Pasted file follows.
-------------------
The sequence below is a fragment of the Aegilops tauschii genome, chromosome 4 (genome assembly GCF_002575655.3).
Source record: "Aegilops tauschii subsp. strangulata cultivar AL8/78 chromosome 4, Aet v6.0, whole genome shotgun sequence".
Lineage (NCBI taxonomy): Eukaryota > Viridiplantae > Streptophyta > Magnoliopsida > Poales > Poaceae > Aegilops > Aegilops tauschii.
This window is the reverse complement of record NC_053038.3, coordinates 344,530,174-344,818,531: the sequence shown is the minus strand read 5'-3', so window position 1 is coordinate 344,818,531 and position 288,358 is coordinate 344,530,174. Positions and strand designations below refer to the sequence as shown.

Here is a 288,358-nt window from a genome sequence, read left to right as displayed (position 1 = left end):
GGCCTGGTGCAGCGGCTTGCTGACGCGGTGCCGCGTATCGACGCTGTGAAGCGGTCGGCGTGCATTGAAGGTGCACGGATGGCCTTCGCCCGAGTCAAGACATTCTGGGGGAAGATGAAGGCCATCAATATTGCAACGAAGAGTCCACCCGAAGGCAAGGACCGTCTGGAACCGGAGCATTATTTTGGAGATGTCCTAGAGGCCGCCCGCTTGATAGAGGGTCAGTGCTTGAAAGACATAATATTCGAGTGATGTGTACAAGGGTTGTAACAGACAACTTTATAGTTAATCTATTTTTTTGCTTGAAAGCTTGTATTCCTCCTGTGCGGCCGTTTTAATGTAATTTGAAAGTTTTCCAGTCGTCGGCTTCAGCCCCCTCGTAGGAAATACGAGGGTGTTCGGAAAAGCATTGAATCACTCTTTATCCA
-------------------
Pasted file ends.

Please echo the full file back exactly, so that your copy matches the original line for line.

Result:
The sequence below is a fragment of the Aegilops tauschii genome, chromosome 4 (genome assembly GCF_002575655.3).
Source record: "Aegilops tauschii subsp. strangulata cultivar AL8/78 chromosome 4, Aet v6.0, whole genome shotgun sequence".
Lineage (NCBI taxonomy): Eukaryota > Viridiplantae > Streptophyta > Magnoliopsida > Poales > Poaceae > Aegilops > Aegilops tauschii.
This window is the reverse complement of record NC_053038.3, coordinates 344,530,174-344,818,531: the sequence shown is the minus strand read 5'-3', so window position 1 is coordinate 344,818,531 and position 288,358 is coordinate 344,530,174. Positions and strand designations below refer to the sequence as shown.

Here is a 288,358-nt window from a genome sequence, read left to right as displayed (position 1 = left end):
GGCCTGGTGCAGCGGCTTGCTGACGCGGTGCCGCGTATCGACGCTGTGAAGCGGTCGGCGTGCATTGAAGGTGCACGGATGGCCTTCGCCCGAGTCAAGACATTCTGGGGGAAGATGAAGGCCATCAATATTGCAACGAAGAGTCCACCCGAAGGCAAGGACCGTCTGGAACCGGAGCATTATTTTGGAGATGTCCTAGAGGCCGCCCGCTTGATAGAGGGTCAGTGCTTGAAAGACATAATATTCGAGTGATGTGTACAAGGGTTGTAACAGACAACTTTATAGTTAATCTATTTTTTTGCTTGAAAGCTTGTATTCCTCCTGTGCGGCCGTTTTAATGTAATTTGAAAGTTTTCCAGTCGTCGGCTTCAGCCCCCTCGTAGGAAATACGAGGGTGTTCGGAAAAGCATTGAATCACTCTTTATCCA